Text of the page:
Vestments of the Ecumenical Patriarch
What may appear to be merely expensive,
flashy accessories are reminders of the
expectation that bishops carry on the
leadership of Christ's
SAKKOS and OMOPHORION: All
bishops today wear the sakkos. The garment
was first worn by the emperor and then later by the
Patriarch of Constantinople as well. The
sakkos is another symbol of his leadership
of the Church. Over it, a bishop wears an
omophorion around his neck and shoulders,
just as Christ the Good Shepherd carried
the lost sheep.
STAFF: The bishop's staff is easily recognized as a shepherd's staff. Look up John 21:15–18. What must Peter do to act out his love for Jesus? Another meaning of the bishop's staff is his healing role—just like the medical community's use of the snake twining around the rod of Asclepius.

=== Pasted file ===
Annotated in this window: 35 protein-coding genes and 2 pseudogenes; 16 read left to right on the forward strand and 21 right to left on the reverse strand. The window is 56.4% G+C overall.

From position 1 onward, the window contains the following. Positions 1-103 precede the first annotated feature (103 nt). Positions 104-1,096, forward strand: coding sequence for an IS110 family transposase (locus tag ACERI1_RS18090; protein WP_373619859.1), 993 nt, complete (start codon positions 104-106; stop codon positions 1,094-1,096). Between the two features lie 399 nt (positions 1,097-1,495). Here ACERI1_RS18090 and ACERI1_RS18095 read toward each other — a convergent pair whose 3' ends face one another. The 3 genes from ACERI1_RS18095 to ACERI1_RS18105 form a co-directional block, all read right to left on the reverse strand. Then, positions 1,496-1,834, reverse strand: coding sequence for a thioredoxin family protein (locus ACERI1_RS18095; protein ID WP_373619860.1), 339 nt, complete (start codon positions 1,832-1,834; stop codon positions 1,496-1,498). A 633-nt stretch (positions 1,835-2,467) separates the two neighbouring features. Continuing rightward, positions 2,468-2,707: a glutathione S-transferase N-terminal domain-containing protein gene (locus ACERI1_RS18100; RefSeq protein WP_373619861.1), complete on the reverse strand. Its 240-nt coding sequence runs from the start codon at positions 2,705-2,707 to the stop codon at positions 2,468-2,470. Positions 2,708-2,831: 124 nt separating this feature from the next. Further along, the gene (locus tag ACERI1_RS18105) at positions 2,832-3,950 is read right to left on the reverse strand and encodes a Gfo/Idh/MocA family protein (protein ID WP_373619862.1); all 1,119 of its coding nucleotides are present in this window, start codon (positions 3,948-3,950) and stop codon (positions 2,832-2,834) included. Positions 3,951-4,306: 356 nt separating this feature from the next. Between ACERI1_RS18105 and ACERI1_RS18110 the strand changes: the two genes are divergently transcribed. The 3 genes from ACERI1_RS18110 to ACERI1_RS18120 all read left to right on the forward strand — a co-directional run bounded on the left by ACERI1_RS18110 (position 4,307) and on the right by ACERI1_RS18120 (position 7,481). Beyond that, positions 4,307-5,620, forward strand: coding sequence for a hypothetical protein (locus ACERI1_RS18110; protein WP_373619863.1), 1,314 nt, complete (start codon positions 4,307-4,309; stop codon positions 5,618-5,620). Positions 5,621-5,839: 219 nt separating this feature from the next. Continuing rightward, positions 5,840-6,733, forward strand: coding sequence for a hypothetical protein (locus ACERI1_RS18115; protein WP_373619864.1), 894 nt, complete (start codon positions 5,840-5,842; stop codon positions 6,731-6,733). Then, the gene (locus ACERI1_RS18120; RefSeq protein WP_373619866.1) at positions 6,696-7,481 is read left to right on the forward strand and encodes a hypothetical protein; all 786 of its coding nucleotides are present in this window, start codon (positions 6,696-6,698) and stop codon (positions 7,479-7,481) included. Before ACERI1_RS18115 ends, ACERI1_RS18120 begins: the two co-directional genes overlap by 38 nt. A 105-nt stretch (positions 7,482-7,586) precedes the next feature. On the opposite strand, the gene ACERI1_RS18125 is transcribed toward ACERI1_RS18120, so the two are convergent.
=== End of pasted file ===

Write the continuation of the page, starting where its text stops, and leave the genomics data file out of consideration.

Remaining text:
ENGOLPION: During services, bishops usually wear a
pectoral (from the Latin for "chest")
cross and a medallion that is called a
Panagia or engolpion (from the Greek for
"chest"). A bishop who leads a Church may
also wear a second engolpion with an icon
of Christ. Outside of church services,
bishops usually wear just the
CANDLES: The dikerion (double candle) symbolizes
the two natures of Christ and the trike- rion (triple
candle) symbolizes the Holy Trinity. They
remind us of the bishop's role as our
First Teacher of the Faith.
MITRE: The bishop's crown we see today was not used until after the fall of Constantinople (1453). The Ecumenical Patriarch was giventhe responsibility of leading the Orthodox Christian community within the Ottoman Emmpire. He wears the crown as a sign of his leadership of the community.